‘Like a bomb went off’: Fort Myers Beach woman 1 of many picking up pieces after her home, car were destroyed by Ian

A woman in Fort Myers Beach said her house is unlivable, her car was destroyed — and her medication was swept away when Hurricane Ian made landfall in Florida.

FT. MYERS BEACH, Fla. – A woman in Fort Myers Beach said her house is unlivable, her car was destroyed — and her medication was swept away when Hurricane Ian made landfall in Florida.

As of Monday, according to the Tampa Bay Times, at least 1,700 people in the state remained in emergency shelters due to the storm. It wasn’t clear exactly how many were without homes, but state officials were making plans for emergency housing.

The situation for Wendy McCarthy is serious. She said she’s been struggling with her health insurance to pay for replacement diabetes medication. She said the process has been slow when it comes to dealing with her homeowner’s insurance.

Her home is barely standing.

McCarthy said that when Hurricane Ian began to threaten Fort Myers Beach, she and her dog drove from her home and took refuge at a nearby hotel where she worked. The next morning when she worked up, she realized the hotel was badly damaged and her car was destroyed.

She said when she and her dog attempted to walk home, her city no longer looked like the city she grew up in.

“I saw the decimation of Fort Myers Beach and it was like a bomb went off,” McCarthy said.

She said that as she got closer to her home, a neighbor warned her.

“She says, ‘Don’t look.’ I Was like, ‘Nope. I’m ready.’ And she said, ‘No, we’re worried about you seeing the house,” McCarthy said.

The home was still there, but so badly damaged that it was on the verge of collapsing. Parts of the next door neighbor’s house crashed into her home.

She and her siblings grew up in the home and now it’s uninhabitable. Every stitch of clothing that was inside the house is now gone.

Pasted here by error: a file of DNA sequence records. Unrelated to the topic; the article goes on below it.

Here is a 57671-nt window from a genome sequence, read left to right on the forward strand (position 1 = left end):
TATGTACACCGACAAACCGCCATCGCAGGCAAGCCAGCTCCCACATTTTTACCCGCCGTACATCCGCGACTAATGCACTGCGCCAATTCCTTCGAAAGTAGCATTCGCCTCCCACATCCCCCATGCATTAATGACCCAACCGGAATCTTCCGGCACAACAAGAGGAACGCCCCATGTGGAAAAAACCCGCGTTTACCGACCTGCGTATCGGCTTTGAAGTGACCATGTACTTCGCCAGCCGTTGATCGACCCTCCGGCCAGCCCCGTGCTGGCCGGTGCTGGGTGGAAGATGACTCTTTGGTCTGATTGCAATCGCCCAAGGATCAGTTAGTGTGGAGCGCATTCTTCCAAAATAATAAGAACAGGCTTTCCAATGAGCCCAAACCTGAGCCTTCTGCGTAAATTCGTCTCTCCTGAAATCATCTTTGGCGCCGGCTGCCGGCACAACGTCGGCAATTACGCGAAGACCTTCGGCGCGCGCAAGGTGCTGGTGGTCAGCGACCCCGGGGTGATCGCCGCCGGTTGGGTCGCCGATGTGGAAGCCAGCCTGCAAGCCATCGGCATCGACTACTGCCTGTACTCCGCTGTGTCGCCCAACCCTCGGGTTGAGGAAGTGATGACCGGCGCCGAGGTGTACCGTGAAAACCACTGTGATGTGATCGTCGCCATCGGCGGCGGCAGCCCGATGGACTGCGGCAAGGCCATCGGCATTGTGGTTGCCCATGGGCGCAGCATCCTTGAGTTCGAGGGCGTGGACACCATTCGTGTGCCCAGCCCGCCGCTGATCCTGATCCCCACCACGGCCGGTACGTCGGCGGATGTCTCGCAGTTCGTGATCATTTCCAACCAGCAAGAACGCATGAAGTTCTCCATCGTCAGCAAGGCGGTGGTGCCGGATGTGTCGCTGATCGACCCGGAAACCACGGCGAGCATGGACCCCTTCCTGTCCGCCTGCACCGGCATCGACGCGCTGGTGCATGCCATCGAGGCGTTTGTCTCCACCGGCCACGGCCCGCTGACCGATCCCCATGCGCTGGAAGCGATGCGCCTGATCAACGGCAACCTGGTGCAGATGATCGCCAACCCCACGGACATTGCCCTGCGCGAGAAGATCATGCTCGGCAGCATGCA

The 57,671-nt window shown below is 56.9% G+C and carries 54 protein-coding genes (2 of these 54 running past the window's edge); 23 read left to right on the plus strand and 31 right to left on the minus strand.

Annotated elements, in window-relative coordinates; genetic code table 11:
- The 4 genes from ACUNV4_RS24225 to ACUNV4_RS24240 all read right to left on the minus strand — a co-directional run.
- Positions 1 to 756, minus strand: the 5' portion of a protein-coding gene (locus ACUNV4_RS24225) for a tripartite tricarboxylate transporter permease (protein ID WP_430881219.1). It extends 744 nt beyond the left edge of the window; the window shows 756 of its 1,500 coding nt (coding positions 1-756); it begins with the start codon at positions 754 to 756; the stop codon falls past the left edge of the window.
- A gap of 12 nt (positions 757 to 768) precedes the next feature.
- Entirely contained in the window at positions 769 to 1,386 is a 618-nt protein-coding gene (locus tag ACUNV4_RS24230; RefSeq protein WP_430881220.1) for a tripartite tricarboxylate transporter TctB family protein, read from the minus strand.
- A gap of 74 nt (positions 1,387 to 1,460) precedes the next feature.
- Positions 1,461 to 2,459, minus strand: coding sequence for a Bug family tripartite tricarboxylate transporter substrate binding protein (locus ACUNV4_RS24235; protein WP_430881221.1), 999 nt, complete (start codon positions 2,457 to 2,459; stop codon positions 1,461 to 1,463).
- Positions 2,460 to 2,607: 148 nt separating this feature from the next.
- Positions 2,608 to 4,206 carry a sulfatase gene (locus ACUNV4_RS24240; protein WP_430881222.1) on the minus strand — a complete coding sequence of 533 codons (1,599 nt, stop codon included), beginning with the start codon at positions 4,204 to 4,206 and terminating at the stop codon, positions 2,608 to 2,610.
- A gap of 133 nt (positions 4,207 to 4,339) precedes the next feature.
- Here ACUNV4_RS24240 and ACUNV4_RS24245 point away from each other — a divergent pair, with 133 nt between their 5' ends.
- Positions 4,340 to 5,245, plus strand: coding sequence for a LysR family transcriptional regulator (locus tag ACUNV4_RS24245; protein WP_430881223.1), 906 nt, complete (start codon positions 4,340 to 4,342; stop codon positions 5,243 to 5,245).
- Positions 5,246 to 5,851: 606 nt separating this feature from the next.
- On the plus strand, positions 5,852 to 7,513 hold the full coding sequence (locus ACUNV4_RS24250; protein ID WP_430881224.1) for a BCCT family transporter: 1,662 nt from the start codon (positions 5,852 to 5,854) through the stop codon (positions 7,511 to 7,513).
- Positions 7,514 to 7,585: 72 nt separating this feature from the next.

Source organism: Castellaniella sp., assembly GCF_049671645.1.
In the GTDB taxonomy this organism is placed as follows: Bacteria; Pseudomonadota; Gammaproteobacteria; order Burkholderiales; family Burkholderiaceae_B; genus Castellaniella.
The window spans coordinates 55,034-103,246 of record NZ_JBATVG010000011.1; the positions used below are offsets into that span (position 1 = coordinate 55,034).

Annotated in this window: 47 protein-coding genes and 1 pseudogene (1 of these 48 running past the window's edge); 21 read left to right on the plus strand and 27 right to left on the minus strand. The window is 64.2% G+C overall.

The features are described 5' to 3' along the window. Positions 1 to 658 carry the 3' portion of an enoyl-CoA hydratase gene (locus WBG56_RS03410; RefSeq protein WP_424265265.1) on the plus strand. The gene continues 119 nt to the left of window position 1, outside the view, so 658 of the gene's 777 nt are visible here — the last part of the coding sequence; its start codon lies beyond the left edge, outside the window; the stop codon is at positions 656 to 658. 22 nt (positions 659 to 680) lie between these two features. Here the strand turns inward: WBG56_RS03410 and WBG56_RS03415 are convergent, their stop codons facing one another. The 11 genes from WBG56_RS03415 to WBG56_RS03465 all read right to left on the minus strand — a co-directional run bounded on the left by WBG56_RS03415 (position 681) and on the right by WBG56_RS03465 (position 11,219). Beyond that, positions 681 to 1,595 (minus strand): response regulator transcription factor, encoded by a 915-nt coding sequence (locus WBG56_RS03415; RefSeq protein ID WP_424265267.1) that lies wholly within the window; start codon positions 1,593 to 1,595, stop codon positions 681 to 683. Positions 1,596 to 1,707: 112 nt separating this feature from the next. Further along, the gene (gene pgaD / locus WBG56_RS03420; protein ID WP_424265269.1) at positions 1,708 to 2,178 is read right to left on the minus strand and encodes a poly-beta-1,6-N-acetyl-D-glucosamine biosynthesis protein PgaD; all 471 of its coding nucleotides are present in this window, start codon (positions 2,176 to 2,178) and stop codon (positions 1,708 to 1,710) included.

More than 340 miles away in Northeast Florida, Shauna Davis is trying to raise money through a GoFundMe account to help McCarthy overcome her struggles.

“I’ve never done a GoFundMe before. I’ve donated plenty. I feel good when I give my $5, $10 or $100 because when other people give together, it’s for the better. And so, I thought this was the right thing to do for her,” Davis said.

McCarthy’s sister Janet lives in Miami and can only do so much to help her. She said she even went as far as to try and pay for McCarthy’s medication, which out of pocket totals $3,000 a month.

The GoFundMe that was established to help McCarthy as of Tuesday night had raised over $6,500.

The number of storm-related deaths has risen to at least 80 in recent days, both because of the dangers posed by cleaning up and as search and rescue crews comb through the hardest-hit areas. Officials said that as of Monday, more than 2,350 people had been rescued throughout the state.

At least 71 people were killed in Florida, five in North Carolina, three in Cuba and one in Virginia since Ian made landfall on the Caribbean island on Sept. 27, a day before it reached Florida’s Gulf Coast. After churning northeastward into the Atlantic, the hurricane made another landfall in South Carolina before pushing into the mid-Atlantic states.

There have been deaths in vehicle wrecks, drownings and accidents. A man drowned after becoming trapped under a vehicle. Another got trapped trying to climb through a window. And a woman died when a gust of wind knocked her off her porch while she was smoking a cigarette as the storm approached, authorities said.

In hardest-hit Lee County, Florida, all 45 people killed by the hurricane were over age 50.

About 400,000 homes and businesses in Florida were still without power Tuesday.

The Associated Press contributed to this report.


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